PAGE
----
Bandage material helps stop bleeding without adhering to the wound
Scientists from ETH Zurich and the National University of Singapore have applied for a patent for a new blood-repellant material that also promotes blood-clotting and has an antimicrobial effect. The breakthrough could improve wound care and reduce the risk of infection, the researchers claim.
Professor Dimos Poulikakos and colleagues from ETH worked with the National University of Singapore on the development and testing of various superhydrophobic materials, which are extremely good at repelling liquids such as water and blood. The goal was to find coatings for devices that come into contact with blood, for example heart-lung machines or artificial heart devices.
One of the materials tested demonstrated some unexpected properties: not only did it repel blood, but it also aided the clotting process. Although this made the material unsuitable for use as a coating for blood pumps and related devices, the researchers quickly realised that it would work ideally as a bandage.
Repelling blood and achieving fast clotting are two different properties are both beneficial in bandages: blood-repellent bandages do not get soaked with blood and do not adhere to the wound, so they can be later removed easily, avoiding secondary bleeding. Substances and materials that promote clotting, on the other hand, are used in medicine to stop bleeding as quickly as possible. However, to date, no materials have been available that simultaneously repel blood and also promote clotting, according to the researchers. They claim that this is the first time both these properties have been combined in one material.
The researchers took a conventional cotton gauze and coated it with their new material - a mix of silicone and carbon nanofibres. They were able to show in laboratory tests that blood in contact with the coated gauze clotted in only a few minutes. Exactly why the new material triggers blood clotting is still unclear and requires further research, but the team suspects that it is due to the interaction with the carbon nanofibres.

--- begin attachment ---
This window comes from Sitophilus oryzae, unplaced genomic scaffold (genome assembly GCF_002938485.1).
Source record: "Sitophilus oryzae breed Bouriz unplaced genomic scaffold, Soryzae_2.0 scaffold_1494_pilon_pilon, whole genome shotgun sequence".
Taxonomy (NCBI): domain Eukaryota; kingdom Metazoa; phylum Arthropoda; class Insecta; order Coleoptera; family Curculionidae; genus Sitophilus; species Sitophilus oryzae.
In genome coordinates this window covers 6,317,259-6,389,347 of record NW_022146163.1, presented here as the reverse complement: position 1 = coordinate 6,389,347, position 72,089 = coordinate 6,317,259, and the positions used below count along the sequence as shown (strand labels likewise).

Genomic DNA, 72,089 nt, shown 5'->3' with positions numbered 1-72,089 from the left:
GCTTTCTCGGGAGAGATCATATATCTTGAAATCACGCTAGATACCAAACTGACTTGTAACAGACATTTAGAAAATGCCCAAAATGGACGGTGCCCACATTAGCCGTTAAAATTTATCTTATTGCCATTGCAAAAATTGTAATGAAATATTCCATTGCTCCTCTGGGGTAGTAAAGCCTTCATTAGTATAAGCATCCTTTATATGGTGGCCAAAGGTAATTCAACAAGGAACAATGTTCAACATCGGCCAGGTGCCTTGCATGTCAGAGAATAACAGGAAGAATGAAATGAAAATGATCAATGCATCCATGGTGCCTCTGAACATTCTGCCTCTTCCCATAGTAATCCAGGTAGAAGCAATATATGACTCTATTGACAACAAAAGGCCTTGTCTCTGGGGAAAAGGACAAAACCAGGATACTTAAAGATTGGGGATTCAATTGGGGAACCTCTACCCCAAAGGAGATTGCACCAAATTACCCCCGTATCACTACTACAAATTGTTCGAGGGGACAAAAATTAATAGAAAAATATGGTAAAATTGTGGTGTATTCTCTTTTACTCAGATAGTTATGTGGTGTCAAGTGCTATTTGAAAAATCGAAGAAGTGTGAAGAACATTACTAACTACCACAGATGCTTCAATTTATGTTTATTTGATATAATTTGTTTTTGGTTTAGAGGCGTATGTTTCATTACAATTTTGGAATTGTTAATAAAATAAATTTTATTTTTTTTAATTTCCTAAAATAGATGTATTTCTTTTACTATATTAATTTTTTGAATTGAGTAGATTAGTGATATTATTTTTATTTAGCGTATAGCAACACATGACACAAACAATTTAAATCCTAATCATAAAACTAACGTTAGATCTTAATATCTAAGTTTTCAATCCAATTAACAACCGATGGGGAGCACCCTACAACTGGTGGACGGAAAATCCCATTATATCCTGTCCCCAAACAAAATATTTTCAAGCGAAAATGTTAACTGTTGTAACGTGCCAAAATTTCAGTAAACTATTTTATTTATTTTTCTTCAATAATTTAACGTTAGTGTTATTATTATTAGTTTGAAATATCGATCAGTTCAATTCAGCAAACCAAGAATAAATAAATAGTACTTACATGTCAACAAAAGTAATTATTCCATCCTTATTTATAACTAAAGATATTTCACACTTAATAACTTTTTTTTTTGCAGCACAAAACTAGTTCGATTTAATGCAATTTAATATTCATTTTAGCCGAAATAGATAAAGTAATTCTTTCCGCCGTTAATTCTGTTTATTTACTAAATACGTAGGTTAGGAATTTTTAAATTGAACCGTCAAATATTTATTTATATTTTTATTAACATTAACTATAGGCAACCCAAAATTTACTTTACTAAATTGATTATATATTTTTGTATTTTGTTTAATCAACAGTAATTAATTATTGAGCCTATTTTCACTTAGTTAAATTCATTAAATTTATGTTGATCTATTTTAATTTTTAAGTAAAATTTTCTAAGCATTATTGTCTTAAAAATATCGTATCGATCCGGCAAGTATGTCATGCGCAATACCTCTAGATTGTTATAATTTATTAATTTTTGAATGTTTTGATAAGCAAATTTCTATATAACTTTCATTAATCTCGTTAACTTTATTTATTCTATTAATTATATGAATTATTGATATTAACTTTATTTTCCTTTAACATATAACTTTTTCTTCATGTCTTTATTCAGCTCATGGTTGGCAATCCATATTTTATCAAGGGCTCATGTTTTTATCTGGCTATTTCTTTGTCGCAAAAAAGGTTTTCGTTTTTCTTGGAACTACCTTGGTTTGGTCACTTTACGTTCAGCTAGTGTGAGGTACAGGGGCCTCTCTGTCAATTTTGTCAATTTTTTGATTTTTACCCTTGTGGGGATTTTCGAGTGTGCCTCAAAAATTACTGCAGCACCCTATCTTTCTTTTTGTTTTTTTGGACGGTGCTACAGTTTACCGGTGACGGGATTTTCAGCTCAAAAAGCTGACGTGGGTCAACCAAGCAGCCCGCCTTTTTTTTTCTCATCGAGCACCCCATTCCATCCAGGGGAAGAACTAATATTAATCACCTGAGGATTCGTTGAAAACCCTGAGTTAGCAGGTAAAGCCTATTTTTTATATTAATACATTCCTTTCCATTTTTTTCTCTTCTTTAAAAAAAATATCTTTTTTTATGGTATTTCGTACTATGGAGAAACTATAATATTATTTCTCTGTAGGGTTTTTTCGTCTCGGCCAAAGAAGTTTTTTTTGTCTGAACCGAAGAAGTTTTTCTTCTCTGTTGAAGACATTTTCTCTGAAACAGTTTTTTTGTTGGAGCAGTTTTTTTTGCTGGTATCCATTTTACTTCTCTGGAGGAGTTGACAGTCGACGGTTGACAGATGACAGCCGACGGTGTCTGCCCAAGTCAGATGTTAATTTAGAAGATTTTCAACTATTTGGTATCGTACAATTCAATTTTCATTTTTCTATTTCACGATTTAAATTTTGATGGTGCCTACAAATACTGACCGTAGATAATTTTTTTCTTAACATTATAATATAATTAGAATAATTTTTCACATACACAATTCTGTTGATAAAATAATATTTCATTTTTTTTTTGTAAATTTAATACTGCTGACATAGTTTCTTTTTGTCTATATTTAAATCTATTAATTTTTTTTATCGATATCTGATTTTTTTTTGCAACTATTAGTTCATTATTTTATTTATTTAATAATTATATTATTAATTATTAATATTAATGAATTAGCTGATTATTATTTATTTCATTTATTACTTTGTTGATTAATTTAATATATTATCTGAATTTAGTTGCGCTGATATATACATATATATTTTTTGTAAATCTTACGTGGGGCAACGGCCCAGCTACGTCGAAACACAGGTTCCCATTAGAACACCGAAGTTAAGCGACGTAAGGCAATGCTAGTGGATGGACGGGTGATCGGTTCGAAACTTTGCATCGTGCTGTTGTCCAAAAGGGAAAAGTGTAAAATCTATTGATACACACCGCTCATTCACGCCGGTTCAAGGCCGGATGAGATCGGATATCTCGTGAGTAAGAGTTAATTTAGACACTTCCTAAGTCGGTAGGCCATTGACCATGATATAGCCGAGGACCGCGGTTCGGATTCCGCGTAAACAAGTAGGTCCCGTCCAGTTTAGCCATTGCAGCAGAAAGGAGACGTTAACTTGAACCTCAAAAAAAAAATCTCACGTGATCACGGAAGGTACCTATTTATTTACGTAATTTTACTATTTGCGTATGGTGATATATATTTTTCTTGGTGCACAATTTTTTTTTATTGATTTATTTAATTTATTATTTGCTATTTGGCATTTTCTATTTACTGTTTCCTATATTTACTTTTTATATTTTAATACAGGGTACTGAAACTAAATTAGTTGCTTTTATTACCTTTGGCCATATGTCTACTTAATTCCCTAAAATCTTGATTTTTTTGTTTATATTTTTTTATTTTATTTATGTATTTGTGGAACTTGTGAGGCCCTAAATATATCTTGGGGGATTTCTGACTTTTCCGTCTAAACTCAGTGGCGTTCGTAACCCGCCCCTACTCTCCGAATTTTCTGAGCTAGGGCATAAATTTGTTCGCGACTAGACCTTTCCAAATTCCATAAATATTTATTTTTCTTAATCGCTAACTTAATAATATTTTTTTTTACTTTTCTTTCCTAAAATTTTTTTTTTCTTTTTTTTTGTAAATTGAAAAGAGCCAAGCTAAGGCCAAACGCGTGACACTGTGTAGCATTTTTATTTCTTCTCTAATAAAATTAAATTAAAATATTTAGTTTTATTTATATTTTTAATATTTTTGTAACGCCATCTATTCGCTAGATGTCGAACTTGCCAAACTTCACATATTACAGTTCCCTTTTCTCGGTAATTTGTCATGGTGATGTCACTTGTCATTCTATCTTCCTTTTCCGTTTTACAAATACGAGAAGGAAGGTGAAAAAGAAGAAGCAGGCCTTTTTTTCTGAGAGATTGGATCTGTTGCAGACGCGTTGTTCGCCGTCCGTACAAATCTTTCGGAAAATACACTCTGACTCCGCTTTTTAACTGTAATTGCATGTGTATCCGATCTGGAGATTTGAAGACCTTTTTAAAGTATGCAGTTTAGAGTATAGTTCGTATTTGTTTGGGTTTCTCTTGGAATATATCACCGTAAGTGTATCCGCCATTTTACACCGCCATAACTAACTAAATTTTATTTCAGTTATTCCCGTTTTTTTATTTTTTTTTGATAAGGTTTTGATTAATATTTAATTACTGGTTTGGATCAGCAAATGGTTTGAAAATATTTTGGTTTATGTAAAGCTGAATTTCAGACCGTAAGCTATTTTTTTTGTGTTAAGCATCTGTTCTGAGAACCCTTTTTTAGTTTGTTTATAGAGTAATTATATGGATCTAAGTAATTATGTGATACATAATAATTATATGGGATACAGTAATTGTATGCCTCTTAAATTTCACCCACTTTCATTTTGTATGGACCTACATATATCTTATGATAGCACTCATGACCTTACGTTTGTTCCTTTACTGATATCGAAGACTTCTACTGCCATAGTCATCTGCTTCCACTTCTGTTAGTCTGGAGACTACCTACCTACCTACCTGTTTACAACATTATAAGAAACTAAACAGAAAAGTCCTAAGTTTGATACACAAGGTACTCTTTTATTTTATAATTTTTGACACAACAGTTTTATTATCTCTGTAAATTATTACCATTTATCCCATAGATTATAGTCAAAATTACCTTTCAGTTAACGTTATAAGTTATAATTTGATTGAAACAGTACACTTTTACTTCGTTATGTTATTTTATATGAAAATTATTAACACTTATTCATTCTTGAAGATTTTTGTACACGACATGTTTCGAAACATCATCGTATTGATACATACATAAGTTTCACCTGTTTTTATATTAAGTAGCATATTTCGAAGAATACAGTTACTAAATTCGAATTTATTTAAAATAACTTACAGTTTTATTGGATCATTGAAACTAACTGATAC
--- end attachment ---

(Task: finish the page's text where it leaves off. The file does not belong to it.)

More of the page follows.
They were also able to show that the coated gauze has an antibacterial effect, as bacteria have trouble adhering to its surface. In addition, animal tests with rats demonstrated the effectiveness of the new bandage.
"With the new superhydrophobic material, we can avoid reopening the wound when changing the bandage," explains Athanasios Milionis, a postdoctoral researcher in Poulikakos's group. "Reopening wounds is a major problem," he continues, "primarily because of the risk of infection...a risk that is especially high when changing bandages."
Potential areas of application range from emergency medicine and surgery for avoiding major blood loss, to plasters for use in the home.
The researchers will need to refine and optimise the material before it can be used on humans and conduct further testing.
Li Z, Milionis A, Zheng Y Yee M, Codispoti L, Tan F, Poulikakos D, Yap CH: Superhydrophobic hemostatic nanofiber composites for fast clotting and minimal adhesion. Nature Communications 2019, doi: 10.1038/s41467-019-13512-8 [http://dx.doi.org/10.1038/s41467-019-13512-8]